There are 42 games remaining this season, which could be enough for the Cron Zone to return and allow Cron to beat his single-season career-best mark of 30 homers in a season (2018 with Tampa Bay). If history is any indicator, Bud Black and the Rockies will stick with the veteran. If the Cron Zone returns, it could give Rockies fans something to cheer for in September. If not, maybe it will be time to turn to a new first baseman.
★ ★ ★
‘He’s not a bust. He’s a rock star’ | MLB.com
This lengthy feature about Triple-A Alburquerque Isotope first baseman D.J. Peterson is worth your time. MLB.com reporter Anthony Castrovince dives into the hype surrounding Peterson when he was compared to Kris Bryant in the 2013 draft and the Mariners picked him at No. 13. However, only 25 games into his MiLB career, he was hit in the jaw with a fastball, knocking out a tooth, puncturing his gums, and giving him a concussion. After numerous surgeries, he returned to the field a few months later, but couldn’t shake the jitters. He was signed by and cut by multiple teams until he signed with the Rockies in 2022.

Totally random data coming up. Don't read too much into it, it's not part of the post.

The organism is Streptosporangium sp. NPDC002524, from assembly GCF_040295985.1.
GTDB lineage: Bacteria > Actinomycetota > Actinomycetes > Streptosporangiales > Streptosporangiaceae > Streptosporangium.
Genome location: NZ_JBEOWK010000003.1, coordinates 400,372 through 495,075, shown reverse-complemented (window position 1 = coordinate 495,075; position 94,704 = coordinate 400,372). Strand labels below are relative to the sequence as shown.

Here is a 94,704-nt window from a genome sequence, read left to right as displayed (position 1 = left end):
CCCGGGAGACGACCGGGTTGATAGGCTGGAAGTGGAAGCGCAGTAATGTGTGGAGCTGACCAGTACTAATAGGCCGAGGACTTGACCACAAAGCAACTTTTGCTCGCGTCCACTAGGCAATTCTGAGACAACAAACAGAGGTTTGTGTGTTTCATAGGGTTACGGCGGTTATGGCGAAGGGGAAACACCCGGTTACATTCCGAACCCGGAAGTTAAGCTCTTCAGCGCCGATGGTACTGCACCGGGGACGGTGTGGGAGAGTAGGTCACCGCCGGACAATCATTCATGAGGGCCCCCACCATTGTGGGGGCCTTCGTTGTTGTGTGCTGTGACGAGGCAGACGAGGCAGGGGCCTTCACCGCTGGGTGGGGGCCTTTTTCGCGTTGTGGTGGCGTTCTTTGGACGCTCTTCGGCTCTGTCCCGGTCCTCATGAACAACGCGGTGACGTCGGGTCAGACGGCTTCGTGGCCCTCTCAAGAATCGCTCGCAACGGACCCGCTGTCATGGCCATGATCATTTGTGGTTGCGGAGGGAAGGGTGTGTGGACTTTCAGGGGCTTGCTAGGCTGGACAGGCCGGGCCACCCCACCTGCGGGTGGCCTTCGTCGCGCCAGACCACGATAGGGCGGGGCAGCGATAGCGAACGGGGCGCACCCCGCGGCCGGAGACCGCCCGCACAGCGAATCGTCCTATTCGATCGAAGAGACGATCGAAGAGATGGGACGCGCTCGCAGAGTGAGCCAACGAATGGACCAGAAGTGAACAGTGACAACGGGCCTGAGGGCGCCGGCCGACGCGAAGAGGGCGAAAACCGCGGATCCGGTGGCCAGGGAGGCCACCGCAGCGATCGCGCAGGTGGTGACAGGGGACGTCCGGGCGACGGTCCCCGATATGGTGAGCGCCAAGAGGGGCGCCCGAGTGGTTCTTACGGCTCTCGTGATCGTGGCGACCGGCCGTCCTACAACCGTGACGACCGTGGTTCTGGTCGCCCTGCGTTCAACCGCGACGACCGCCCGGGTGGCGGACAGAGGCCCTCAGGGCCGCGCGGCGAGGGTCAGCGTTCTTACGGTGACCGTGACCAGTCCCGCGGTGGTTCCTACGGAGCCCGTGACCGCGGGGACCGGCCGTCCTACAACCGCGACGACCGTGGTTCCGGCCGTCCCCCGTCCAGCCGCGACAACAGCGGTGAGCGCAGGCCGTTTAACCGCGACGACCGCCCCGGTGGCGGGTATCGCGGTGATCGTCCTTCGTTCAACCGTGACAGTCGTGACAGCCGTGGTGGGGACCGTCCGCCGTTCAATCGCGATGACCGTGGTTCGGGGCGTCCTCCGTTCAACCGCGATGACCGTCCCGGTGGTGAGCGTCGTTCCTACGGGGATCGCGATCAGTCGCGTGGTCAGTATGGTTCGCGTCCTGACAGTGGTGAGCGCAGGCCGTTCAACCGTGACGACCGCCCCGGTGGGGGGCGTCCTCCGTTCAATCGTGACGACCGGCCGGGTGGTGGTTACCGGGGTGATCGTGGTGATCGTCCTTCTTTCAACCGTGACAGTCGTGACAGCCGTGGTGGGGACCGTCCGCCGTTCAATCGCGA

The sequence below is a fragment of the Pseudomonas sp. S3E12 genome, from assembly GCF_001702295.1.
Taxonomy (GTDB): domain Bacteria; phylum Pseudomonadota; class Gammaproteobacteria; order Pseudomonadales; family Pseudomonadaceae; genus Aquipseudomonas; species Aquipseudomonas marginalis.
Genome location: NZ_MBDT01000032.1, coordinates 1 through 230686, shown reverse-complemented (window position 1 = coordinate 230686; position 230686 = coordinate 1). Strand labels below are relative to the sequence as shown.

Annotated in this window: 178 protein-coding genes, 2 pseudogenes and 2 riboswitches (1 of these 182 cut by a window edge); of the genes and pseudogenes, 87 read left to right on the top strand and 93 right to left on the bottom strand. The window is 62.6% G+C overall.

★ ★ ★
On The Farm
Triple-A: Tacoma Rainiers 9, Albuquerque Isotopes 5
The Isotope bullpen collapsed on Thursday night, giving up six runs to the Rainiers in the final three innings to blow a 5-3 Albuquerque lead. The Isotopes exploded for four homers on the night, unfortunately, all of them were solo shots. Alan Trejo and Sean Bouchard hit theirs in the third inning to tie the game at 3-all, Bret Boswell hit his in the fourth to give Albuquerque a 4-3 lead, and Michael Toglia added insurance in the fifth with his homer. Toglia finished the game 4-for-5 with two RBI. Zach Neal left the game with a 5-3 lead after five innings, but PJ Poulin surrendered two runs on three hits in the sixth for the blown save, Riley Pint gave up one run on two hits in the seventh for the loss, and JD Hammer gave up three runs on two hits and two walks in 1/3 of an inning in the eighth.
Double-A: Hartford Yard Goats 7, New Hampshire Fisher Cats 4